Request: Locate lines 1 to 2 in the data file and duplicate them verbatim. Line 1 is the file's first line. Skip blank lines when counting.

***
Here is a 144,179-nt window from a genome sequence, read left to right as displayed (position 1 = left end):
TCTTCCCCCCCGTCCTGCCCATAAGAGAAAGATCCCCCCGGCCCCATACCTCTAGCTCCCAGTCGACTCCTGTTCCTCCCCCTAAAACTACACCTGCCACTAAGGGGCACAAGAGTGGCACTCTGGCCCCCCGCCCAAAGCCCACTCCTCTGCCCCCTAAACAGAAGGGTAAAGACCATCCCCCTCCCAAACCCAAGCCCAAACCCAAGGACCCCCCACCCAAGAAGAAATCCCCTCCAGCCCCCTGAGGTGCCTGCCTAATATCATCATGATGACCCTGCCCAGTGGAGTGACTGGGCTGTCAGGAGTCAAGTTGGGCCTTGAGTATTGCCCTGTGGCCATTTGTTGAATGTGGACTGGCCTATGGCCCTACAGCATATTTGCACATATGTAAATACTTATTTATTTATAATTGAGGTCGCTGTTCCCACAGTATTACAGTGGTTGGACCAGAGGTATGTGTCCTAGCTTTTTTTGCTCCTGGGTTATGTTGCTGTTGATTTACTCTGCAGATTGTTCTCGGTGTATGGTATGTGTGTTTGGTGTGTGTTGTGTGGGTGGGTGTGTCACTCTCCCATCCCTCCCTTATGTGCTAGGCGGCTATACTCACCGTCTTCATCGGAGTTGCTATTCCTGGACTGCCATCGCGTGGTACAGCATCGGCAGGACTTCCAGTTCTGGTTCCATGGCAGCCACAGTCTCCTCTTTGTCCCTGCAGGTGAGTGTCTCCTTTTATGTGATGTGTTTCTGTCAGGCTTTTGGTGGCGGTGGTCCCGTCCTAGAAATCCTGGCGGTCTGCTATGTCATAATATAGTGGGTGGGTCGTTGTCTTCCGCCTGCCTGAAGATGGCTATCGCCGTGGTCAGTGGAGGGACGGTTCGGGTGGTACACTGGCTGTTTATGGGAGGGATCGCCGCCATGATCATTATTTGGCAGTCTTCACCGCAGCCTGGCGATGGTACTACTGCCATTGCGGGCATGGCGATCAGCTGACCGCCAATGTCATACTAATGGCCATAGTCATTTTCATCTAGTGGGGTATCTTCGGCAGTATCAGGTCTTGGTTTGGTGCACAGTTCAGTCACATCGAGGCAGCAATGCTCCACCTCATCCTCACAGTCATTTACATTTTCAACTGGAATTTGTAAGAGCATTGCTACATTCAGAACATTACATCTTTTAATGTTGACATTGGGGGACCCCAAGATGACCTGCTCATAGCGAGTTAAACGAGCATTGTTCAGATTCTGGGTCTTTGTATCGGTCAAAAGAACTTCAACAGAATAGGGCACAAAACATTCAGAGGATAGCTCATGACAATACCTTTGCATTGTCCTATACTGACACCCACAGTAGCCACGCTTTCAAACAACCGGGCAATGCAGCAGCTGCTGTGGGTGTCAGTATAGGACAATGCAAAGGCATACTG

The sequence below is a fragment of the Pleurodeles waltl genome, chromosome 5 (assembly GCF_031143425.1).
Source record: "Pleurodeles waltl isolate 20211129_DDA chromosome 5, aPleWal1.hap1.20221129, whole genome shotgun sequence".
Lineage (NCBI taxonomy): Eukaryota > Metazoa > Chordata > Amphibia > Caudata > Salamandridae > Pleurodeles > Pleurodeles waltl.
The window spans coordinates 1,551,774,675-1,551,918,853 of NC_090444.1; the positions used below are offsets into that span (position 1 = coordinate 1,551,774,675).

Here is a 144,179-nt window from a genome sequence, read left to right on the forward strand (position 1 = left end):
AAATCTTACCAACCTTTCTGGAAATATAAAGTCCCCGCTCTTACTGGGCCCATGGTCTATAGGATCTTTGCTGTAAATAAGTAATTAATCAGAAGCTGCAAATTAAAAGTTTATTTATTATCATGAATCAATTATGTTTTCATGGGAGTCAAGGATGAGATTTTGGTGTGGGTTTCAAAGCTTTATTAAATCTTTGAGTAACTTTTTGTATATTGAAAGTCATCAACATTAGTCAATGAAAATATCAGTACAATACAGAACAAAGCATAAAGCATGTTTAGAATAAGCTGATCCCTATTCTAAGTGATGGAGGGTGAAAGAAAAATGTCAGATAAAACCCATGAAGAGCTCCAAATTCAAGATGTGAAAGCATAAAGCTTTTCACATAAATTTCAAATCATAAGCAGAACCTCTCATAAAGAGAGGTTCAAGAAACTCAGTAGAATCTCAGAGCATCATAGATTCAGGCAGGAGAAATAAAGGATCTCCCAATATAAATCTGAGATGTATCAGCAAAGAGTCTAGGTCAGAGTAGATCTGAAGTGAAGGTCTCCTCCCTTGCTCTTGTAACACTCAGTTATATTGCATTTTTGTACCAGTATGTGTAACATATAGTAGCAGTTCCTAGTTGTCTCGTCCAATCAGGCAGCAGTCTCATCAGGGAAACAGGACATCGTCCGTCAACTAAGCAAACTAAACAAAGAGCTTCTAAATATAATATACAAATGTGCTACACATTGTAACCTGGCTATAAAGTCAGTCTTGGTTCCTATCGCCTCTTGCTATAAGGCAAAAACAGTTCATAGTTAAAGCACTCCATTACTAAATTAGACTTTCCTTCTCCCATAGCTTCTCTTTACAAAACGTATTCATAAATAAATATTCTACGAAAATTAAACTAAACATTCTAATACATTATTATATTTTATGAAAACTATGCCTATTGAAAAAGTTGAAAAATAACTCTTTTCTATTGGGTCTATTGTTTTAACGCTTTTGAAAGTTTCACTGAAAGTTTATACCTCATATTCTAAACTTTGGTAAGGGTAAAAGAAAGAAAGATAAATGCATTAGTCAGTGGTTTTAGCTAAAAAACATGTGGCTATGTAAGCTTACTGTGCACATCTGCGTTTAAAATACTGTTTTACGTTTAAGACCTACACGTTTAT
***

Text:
Here is a 144,179-nt window from a genome sequence, read left to right as displayed (position 1 = left end):
TCTTCCCCCCCGTCCTGCCCATAAGAGAAAGATCCCCCCGGCCCCATACCTCTAGCTCCCAGTCGACTCCTGTTCCTCCCCCTAAAACTACACCTGCCACTAAGGGGCACAAGAGTGGCACTCTGGCCCCCCGCCCAAAGCCCACTCCTCTGCCCCCTAAACAGAAGGGTAAAGACCATCCCCCTCCCAAACCCAAGCCCAAACCCAAGGACCCCCCACCCAAGAAGAAATCCCCTCCAGCCCCCTGAGGTGCCTGCCTAATATCATCATGATGACCCTGCCCAGTGGAGTGACTGGGCTGTCAGGAGTCAAGTTGGGCCTTGAGTATTGCCCTGTGGCCATTTGTTGAATGTGGACTGGCCTATGGCCCTACAGCATATTTGCACATATGTAAATACTTATTTATTTATAATTGAGGTCGCTGTTCCCACAGTATTACAGTGGTTGGACCAGAGGTATGTGTCCTAGCTTTTTTTGCTCCTGGGTTATGTTGCTGTTGATTTACTCTGCAGATTGTTCTCGGTGTATGGTATGTGTGTTTGGTGTGTGTTGTGTGGGTGGGTGTGTCACTCTCCCATCCCTCCCTTATGTGCTAGGCGGCTATACTCACCGTCTTCATCGGAGTTGCTATTCCTGGACTGCCATCGCGTGGTACAGCATCGGCAGGACTTCCAGTTCTGGTTCCATGGCAGCCACAGTCTCCTCTTTGTCCCTGCAGGTGAGTGTCTCCTTTTATGTGATGTGTTTCTGTCAGGCTTTTGGTGGCGGTGGTCCCGTCCTAGAAATCCTGGCGGTCTGCTATGTCATAATATAGTGGGTGGGTCGTTGTCTTCCGCCTGCCTGAAGATGGCTATCGCCGTGGTCAGTGGAGGGACGGTTCGGGTGGTACACTGGCTGTTTATGGGAGGGATCGCCGCCATGATCATTATTTGGCAGTCTTCACCGCAGCCTGGCGATGGTACTACTGCCATTGCGGGCATGGCGATCAGCTGACCGCCAATGTCATACTAATGGCCATAGTCATTTTCATCTAGTGGGGTATCTTCGGCAGTATCAGGTCTTGGTTTGGTGCACAGTTCAGTCACATCGAGGCAGCAATGCTCCACCTCATCCTCACAGTCATTTACATTTTCAACTGGAATTTGTAAGAGCATTGCTACATTCAGAACATTACATCTTTTAATGTTGACATTGGGGGACCCCAAGATGACCTGCTCATAGCGAGTTAAACGAGCATTGTTCAGATTCTGGGTCTTTGTATCGGTCAAAAGAACTTCAACAGAATAGGGCACAAAACATTCAGAGGATAGCTCATGACAATACCTTTGCATTGTCCTATACTGACACCCACAGTAGCCACGCTTTCAAACAACCGGGCAATGCAGCAGCTGCTGTGGGTGTCAGTATAGGACAATGCAAAGGCATACTG